Adrian concluded the symposium by thanking the speakers and his colleagues at ECMWF.
Speakers at a symposium held at ECMWF on 8 December outlined the remarkable contributions to numerical weather prediction (NWP) made by Adrian Simmons in the course of a career spanning five decades.
From modelling and data assimilation to supercomputing, Adrian has had a leading role at the Centre in nearly every area of NWP. He has also published numerous scientific papers on a broad range of topics.
In later years, he increasingly used his expertise to help develop environmental services in NWP-related areas, such as climate change and atmospheric composition.
Research at the University of Reading
Adrian became a postdoctoral researcher at the University of Reading in 1972 after completing his PhD in Cambridge.
Sir Brian Hoskins, who is now Professor of Meteorology at the University of Reading and Chair of the Grantham Institute for Climate Change at Imperial College London, remembered the “very exciting time” he had with Adrian at Reading.
“We could use numerical models which were good enough to go from the old pencil-and-paper theory and put in the spherical domain and realistic jets and take it into a non-linear domain.”
“The collaboration with Adrian was extremely enjoyable professionally as well as personally.”
NWP at ECMWF
In 1978 Adrian took up a post as Head of the Numerical Aspects Section at ECMWF.
Former Secretary-General of the WMO Michel Jarraud, who started at ECMWF at about the same time, hailed him as an “outstanding team leader and project manager” who “brilliantly combined theoretical rigour with pragmatism”.
“He was always keen to convince people instead of dictating to them, and he was incredibly fair.”
His only flaw was that "he wasn’t that good at speaking French", Mr Jarraud joked.
Adrian went on to become Head of the Model Division in 1992 and, three years later, Head of the Data Division.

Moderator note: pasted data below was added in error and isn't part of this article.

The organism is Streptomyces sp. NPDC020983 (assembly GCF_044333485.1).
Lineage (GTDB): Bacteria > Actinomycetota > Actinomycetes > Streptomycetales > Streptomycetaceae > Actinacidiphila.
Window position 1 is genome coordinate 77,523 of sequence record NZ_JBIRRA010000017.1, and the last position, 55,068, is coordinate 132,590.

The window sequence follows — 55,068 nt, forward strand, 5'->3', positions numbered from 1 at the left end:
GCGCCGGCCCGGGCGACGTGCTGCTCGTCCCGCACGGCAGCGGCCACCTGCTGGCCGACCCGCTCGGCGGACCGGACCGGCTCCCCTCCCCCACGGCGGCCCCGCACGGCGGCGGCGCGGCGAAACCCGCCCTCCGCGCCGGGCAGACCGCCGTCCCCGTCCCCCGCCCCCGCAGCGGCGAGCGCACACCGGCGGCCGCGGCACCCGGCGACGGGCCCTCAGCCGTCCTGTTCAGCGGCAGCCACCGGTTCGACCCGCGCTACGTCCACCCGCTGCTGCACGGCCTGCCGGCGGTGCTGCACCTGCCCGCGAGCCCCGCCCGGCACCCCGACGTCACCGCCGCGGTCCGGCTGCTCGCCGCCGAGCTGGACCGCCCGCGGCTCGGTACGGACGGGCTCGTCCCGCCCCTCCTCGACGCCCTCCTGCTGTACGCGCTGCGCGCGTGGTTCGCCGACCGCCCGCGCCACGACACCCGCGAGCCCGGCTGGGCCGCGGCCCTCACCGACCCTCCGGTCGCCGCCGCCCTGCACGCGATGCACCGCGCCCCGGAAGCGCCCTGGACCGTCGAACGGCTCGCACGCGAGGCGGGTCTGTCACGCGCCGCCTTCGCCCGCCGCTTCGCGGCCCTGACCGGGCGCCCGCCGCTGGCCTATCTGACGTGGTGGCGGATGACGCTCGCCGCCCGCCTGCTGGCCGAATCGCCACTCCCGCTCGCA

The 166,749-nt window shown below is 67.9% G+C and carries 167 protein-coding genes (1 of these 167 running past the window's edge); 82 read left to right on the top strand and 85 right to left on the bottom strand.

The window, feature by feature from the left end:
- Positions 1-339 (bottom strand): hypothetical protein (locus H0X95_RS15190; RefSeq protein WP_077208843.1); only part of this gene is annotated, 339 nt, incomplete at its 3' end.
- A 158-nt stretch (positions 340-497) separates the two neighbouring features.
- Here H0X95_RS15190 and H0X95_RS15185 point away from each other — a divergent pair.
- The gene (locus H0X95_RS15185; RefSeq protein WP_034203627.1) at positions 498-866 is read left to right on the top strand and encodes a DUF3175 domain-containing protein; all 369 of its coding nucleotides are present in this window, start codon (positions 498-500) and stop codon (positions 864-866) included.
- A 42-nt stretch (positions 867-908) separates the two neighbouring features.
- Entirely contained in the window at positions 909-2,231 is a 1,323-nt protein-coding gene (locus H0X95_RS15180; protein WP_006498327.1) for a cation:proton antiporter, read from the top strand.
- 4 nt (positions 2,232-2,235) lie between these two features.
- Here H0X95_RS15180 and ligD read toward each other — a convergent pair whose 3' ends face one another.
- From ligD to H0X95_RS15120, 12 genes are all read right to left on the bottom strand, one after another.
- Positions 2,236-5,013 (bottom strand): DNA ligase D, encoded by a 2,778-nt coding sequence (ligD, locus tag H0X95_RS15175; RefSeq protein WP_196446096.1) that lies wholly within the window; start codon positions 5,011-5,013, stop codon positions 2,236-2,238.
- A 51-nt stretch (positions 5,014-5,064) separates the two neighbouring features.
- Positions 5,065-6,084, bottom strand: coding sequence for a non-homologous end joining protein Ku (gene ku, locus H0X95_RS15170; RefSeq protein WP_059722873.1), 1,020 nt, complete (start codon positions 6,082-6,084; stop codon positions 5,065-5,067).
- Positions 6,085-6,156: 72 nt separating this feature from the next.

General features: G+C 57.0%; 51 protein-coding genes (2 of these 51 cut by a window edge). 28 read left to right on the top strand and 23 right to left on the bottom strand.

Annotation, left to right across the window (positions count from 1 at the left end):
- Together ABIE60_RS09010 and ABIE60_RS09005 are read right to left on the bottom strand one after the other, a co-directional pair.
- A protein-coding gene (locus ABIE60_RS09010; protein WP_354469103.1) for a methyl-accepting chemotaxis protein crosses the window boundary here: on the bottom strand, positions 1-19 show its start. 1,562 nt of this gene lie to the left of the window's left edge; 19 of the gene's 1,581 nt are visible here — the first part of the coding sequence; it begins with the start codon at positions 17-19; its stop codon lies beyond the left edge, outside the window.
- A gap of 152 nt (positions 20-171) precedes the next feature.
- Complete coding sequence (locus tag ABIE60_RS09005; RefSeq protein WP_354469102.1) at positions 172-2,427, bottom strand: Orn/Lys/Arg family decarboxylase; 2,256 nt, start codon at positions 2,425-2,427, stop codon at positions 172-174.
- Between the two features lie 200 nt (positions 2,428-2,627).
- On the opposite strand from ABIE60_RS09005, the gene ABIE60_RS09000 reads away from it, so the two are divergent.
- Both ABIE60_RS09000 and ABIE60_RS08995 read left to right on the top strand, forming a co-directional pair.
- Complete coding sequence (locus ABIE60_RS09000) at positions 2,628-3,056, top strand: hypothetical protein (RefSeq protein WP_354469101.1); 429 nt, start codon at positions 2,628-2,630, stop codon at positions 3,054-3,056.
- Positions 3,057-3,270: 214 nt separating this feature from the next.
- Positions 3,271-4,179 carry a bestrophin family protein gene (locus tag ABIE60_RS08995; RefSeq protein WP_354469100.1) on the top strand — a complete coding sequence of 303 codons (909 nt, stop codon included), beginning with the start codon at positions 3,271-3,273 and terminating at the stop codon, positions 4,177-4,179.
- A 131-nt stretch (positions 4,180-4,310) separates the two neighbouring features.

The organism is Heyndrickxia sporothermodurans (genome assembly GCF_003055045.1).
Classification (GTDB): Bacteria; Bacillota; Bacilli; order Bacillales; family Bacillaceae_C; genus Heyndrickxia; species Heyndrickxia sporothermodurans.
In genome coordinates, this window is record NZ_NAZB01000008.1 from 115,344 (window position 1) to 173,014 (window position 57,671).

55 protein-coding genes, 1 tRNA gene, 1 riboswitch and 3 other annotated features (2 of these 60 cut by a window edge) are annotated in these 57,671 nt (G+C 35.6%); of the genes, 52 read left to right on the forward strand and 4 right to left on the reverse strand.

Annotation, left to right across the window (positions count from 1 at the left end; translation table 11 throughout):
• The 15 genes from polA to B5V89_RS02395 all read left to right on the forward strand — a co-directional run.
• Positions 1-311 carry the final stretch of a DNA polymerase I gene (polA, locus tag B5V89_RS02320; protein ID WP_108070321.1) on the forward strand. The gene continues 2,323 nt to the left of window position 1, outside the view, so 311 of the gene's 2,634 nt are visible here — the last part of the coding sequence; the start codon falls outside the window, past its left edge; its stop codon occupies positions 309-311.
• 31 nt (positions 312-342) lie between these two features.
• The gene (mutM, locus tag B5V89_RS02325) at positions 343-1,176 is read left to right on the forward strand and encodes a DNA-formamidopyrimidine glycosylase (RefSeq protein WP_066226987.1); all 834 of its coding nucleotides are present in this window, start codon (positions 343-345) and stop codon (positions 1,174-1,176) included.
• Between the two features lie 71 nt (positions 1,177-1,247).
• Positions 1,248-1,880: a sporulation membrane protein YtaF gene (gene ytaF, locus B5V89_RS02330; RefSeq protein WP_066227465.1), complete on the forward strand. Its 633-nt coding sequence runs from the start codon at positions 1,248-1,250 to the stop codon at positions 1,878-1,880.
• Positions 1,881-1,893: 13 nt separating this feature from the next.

Former ECMWF Director of Operations Walter Zwieflhofer remembered how Adrian became increasingly involved in supercomputer procurement.
“His broad knowledge, including of high-performance computing, was amazing,” he said.
In the same period Adrian also managed the transition to variational data assimilation.
ECMWF Director-General Florence Rabier worked on the implementation of 4D-Var at the time.
She pointed out that Adrian remained “calm and supportive” even when the success of the project seemed to hang in the balance.
Adrian’s responsibilities as Head of the Data Division included climate reanalysis.
It was a new activity at the Centre that soon grew from strength to strength.
"One of Adrian’s greatest achievements is to have made ECMWF reanalyses a cornerstone of the Copernicus Climate Change Service (C3S),” said David Burridge, ECMWF Director from 1991 to 2004.
He pointed out that in November 2017 for the first time ECMWF reanalysis data was used in the WMO’s provisional Statement on the State of the Global Climate.
The Global Climate Observing System
Adrian first became involved in the Global Climate Observing System (GCOS) programme in 2002, serving as chairman of the Atmospheric Observation Panel for Climate from 2007, and from 2010 to 2014 also as chairman of the GCOS Steering Committee.
It meant that he had to become a “climate politician”, said Carolin Richter, the Director of the GCOS Secretariat.
She highlighted that, in 2014, he co-authored an influential paper on ‘The Concept of Essential Climate Variables in Support of Climate Research, Applications, and Policy’.
One year later, he was the lead author of the report on the Status of the Global Observing System for Climate.
When the first atmospheric composition forecasts were produced at ECMWF in May 2007, Adrian was leading ECMWF's contribution. Soon after he took full responsibility for developing prototype Copernicus services on atmospheric composition from Tony Hollingsworth.
“Adrian helped Tony assemble a team and worked to guide the project from research to operations,” said Vincent-Henri Peuch, the Head of the EU-funded Copernicus Atmosphere Monitoring Service (CAMS) operated by ECMWF.
Important subsequent milestones in the development of CAMS have been the inclusion of chemistry in ECMWF’s Integrated Forecasting System in 2014 and a resolution upgrade in 2016.
“Adrian had a secret weapon: his British humour,” Dr Peuch said.
“A very special place”
Adrian concluded the symposium by thanking the speakers and the event organiser, Head of C3S Jean-Noël Thépaut. He said ECMWF had been “a very special place to be”.
With characteristic modesty, he said that he had been “dealt a good hand”.
“I am pleased that I have been able to use my expertise to help advance NWP in an operational setting and that, through my work for C3S and CAMS, I have made a contribution to the development of NWP-related environmental services,” he says.
Although he is now largely retired, Adrian continues to work 40 days a year for ECMWF as a consultant.
“I feel that I can still make a small but useful contribution to the work of the Centre.”
The audience included former as well as current colleagues of Adrian Simmons.
Presentations and recordings of the talks are available on the symposium web page.